Diocesan News

Catholic Missionaries Hit the Streets in Brooklyn to Evangelize

The Institute of the Incarnate Word sent 40 brothers and sisters on mission to the Co-Cathedral of St. Joseph and St. Teresa of Avila for the first two weeks of September. Their goal is to bring people in and around Crown Heights and Prospect Heights to church. (Photo: Andrew Pugliese)

CROWN HEIGHTS — Missionaries from the Institute of the Incarnate Word have been pounding the pavement this September to invite Brooklynites around St. Teresa of Avila, Crown Heights, and Co-Cathedral of St. Joseph’s, Prospect Heights, to church.

The group of 40 religious brothers and sisters, most of them students, came from the Washington D.C. area. They begin each day in Brooklyn with a Mass and spend most of their days walking the streets around the north end of Prospect Park to invite people to Mass.

Mother Maria Aeiparthenos, S.S.V.M., the sisters’ mistress of novices, said the missionaries initially went door to door, but after spending the first few days surveying the area, they decided it was better to encounter people on the streets.

Some sisters form a musical trio with guitar, violin and flute. taking the role of street performers, while others kick soccer balls and throw frisbees with children in the park, and others simply greet locals to engage them in conversation. All have pamphlets in hand, listing mission events and weekly Mass times.

Father Mariano Ruiz, I.V.E., the brothers’ novice master, said the mission is a testament to St. Paul’s words, “Woe to me if I don’t preach the Gospel.”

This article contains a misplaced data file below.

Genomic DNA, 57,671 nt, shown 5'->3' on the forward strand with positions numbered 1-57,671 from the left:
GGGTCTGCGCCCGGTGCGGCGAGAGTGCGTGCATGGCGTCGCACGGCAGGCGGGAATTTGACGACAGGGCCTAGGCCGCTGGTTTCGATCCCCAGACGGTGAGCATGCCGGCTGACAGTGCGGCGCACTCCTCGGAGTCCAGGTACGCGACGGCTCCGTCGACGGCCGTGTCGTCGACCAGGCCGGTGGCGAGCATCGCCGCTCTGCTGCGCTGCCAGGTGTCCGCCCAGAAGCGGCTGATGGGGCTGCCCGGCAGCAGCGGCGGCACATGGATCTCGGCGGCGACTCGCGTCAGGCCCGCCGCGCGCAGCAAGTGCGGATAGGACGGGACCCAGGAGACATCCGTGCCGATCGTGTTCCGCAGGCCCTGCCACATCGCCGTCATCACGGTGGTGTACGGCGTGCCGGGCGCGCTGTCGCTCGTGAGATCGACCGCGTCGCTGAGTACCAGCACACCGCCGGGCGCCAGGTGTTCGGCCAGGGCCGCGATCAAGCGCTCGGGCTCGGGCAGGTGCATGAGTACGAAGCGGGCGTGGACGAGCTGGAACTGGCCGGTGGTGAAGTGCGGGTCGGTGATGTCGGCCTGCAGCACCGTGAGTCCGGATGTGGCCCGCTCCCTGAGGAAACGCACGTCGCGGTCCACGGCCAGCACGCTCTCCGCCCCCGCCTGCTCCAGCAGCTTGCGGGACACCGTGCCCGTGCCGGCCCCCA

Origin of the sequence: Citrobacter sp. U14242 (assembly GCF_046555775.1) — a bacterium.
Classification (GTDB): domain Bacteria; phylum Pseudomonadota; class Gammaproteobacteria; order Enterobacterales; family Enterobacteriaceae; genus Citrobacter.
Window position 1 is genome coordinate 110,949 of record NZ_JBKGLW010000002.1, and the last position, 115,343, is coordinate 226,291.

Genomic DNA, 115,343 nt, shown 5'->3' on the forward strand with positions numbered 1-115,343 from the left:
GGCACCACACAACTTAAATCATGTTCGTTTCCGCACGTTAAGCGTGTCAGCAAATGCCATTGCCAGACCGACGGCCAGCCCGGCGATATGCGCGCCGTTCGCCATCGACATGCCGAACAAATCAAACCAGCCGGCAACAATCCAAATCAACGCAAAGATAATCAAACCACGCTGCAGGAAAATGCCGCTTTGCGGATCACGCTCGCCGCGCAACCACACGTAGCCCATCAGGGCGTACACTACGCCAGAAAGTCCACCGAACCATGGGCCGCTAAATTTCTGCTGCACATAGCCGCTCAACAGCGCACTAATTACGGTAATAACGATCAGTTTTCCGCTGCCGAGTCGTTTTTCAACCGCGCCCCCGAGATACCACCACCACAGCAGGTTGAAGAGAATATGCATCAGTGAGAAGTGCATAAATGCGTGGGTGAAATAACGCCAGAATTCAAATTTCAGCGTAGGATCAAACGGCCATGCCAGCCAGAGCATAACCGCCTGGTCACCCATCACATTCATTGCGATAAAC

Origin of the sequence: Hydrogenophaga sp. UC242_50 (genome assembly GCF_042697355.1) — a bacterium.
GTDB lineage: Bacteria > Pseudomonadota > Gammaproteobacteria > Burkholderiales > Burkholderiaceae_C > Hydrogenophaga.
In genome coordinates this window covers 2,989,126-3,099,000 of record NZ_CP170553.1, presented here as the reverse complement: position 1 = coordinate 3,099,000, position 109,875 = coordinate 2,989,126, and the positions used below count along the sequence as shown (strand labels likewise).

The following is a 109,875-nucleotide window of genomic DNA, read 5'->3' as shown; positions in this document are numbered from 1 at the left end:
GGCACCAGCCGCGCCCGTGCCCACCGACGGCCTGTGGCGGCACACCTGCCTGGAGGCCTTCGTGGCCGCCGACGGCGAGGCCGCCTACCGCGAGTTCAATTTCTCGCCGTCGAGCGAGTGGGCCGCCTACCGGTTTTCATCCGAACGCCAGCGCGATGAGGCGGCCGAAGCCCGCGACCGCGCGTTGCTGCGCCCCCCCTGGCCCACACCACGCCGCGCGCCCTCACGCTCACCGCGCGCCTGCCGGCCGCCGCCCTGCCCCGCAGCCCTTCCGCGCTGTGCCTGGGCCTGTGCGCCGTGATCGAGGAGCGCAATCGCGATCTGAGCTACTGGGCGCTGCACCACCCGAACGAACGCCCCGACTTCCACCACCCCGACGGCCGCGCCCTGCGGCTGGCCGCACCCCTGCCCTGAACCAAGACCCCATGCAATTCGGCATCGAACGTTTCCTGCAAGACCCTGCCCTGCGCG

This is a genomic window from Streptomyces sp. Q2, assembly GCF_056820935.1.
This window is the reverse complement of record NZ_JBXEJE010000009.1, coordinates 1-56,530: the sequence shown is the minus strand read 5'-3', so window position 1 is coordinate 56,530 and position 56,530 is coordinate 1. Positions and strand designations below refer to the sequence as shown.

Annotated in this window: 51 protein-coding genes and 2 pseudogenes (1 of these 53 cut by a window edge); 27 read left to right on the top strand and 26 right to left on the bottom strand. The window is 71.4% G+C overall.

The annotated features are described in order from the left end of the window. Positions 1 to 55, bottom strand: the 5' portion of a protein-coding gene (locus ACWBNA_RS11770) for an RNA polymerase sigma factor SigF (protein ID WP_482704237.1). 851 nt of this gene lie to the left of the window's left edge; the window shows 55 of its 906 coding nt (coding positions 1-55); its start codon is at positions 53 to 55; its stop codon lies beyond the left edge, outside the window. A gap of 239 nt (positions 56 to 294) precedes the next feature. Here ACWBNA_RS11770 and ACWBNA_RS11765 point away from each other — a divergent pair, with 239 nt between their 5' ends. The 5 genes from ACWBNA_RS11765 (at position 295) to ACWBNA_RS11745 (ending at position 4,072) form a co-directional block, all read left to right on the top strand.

Mother Maria said when Msgr. Kieran Harrington, the rector of the Co-Cathedral of St. Joseph’s, invited them for the mission, he told them that they may face indifference, but that the people are good. He wanted them to bring their faith to everyone and bring people to church.

They were also told they would encounter lots of young people, which is perfect for a group made up mostly of men and women between the ages of 18 and 35. Mother Maria said when a large group of them congregate together, people stop to ask what they are doing. While many may be indifferent, many young adults see the reality that people their age are giving their lives to God.

“We are sowing seeds, but God is going to bring the harvest and bring the souls,” Mother Maria said. “When we see a little glimmer of hope, it’s a sign of encouragement that God’s going to bring growth.”

Many of the brothers and sisters have experienced gratitude for their presence and openness to talk with everyone they met. They engage people of all faiths, from Buddhism to Christian Scientology.

Adir Cohen, who lives along Eastern Parkway and walks his dog Mocha every day in Mount Prospect Park, described the missionaries as “a joyful presence in the community.”

Cohen, who is Jewish, loves seeing the sisters and brothers playing with kids and playing music. He stopped to talk to one of the sisters.

“It was so nice to talk to someone about their faith and our faith, and it not be an argument,” Cohen said. “I really enjoyed our conversation.”

The missionaries have also encountered many Catholics who had left the church. Sometimes, they are a sounding board for someone who has been hurt by the church.

Those conversations, and even a simple hello to someone passing by, are important, Father Ruiz said. He understands the indifference is interwoven with the busy, fast-paced lives of New Yorkers who find it tough to stop for the missionaries. But the religious show everyone they meet that the church will come to them.

Sister Mary of Confidence, one of the missionaries, explained their approach is based on St. Don Bosco’s “preventive system,” which lets people know that they are loved.

“I try to tell them, ‘He’s always waiting there for you; no matter how many times you fall, He’s there to pick you up,’” she said.

“We’re not going to see the fruits right now, but maybe three months down the road, something might happen, and they’ll go, ‘I had that encounter with a religious or a brother and they gave me this holy card. Let me look at it. I’m struggling. Let me see.’”